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Delaware Health Alert Network #242

January 18, 2011 8:56 am

Health Alert

Cholera Cases Confirmed Among Florida Residents Who Traveled to Haiti


The Delaware Division of Public Health is alerting providers to the recent confirmation of cholera cases among U.S. residents living in Florida. All these cases were among travelers to Haiti. As Delawareans too may travel to Haiti – or other cholera-affected areas - the possibility of cholera should be considered when patients present with symptoms consistent with the disease.


Clinicians should inquire about travel when evaluating patients with diarrhea.

Cholera infection is often mild or without symptoms, but can sometimes be severe. Approximately one in 20 (5 percent) infected persons will have severe disease characterized by:

  • profuse watery diarrhea,
  • vomiting, and
  • leg cramps.

In these people, rapid loss of body fluids leads to dehydration and shock. Without treatment, death can occur within hours.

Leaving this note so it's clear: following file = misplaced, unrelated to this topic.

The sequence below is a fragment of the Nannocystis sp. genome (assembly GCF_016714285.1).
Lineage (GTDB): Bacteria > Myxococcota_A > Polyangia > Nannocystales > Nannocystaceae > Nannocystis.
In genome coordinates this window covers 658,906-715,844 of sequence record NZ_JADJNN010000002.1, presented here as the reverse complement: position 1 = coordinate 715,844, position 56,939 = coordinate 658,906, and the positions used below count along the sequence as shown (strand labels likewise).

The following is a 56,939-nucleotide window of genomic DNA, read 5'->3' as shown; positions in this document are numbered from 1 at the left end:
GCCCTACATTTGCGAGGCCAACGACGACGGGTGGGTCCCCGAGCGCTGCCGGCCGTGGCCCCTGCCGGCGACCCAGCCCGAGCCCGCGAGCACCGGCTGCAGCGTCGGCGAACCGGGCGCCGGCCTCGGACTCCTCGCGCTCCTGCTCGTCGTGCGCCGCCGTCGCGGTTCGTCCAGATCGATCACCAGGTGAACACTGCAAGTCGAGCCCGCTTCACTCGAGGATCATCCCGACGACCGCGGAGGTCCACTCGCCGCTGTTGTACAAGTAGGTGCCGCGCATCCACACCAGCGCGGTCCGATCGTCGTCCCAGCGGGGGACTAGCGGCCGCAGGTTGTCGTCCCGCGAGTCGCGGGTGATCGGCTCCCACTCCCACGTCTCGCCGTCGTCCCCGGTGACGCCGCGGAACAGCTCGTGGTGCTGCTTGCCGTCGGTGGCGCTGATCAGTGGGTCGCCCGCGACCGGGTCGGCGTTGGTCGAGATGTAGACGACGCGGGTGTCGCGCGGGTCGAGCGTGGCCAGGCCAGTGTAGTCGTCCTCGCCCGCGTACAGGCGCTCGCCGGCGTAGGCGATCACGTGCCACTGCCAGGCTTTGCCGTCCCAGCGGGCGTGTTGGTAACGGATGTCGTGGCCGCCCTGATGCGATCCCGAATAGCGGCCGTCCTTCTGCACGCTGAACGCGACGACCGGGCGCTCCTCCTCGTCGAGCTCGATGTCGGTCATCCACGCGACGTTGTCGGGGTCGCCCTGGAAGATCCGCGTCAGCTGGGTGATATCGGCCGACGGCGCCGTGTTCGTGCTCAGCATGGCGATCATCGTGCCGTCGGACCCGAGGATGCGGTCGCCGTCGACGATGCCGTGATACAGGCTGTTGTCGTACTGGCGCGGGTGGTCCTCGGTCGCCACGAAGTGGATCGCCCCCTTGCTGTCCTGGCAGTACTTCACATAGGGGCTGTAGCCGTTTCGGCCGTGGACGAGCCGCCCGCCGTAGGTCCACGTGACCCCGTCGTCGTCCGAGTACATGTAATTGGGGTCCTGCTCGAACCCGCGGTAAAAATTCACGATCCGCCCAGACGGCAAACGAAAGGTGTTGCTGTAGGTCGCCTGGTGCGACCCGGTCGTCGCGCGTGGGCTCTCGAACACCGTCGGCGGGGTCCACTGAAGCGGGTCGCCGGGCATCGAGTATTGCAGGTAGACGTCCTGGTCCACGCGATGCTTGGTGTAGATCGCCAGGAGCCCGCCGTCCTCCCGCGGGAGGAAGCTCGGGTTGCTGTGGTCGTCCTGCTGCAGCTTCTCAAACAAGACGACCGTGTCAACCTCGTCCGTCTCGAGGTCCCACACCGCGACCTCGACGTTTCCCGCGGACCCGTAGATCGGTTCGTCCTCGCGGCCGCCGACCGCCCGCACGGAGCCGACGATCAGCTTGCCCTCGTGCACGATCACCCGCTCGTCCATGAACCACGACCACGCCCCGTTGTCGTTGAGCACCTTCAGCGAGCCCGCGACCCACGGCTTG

When there is reason to suspect cholera, rehydration should be initiated immediately, and a stool specimen collected for culture of Vibrio cholera.

Cholera can be simply and successfully treated by immediate replacement of the fluid and salts lost through diarrhea. Patients can be treated with oral rehydration solution, a prepackaged mixture of sugar and salts to be mixed with water and drunk in large amounts. This solution is used throughout the world to treat diarrhea.

  • Severe cases also require intravenous fluid replacement. With prompt rehydration, fewer than 1% of cholera patients die.
  • Antibiotics shorten the course and diminish the severity of the illness, but they are not as important as receiving rehydration.

To Report Cases

Medical practitioners are reminded that cholera is a notifiable disease in Delaware; cases should be reported to the DPH within 48 hours. Reporting specifics and forms are available at:  http://dhss.delaware.gov/dhss/dph/dpc/rptdisease.html . Reports can also be called into the DPH Bureau of Epidemiology by calling (302) 744-1033 or 1-888-295-5156.

More Information:

More information on cholera is available from the Centers for Disease Control and Prevention (CDC) at:  http://www.cdc.gov/cholera/general/


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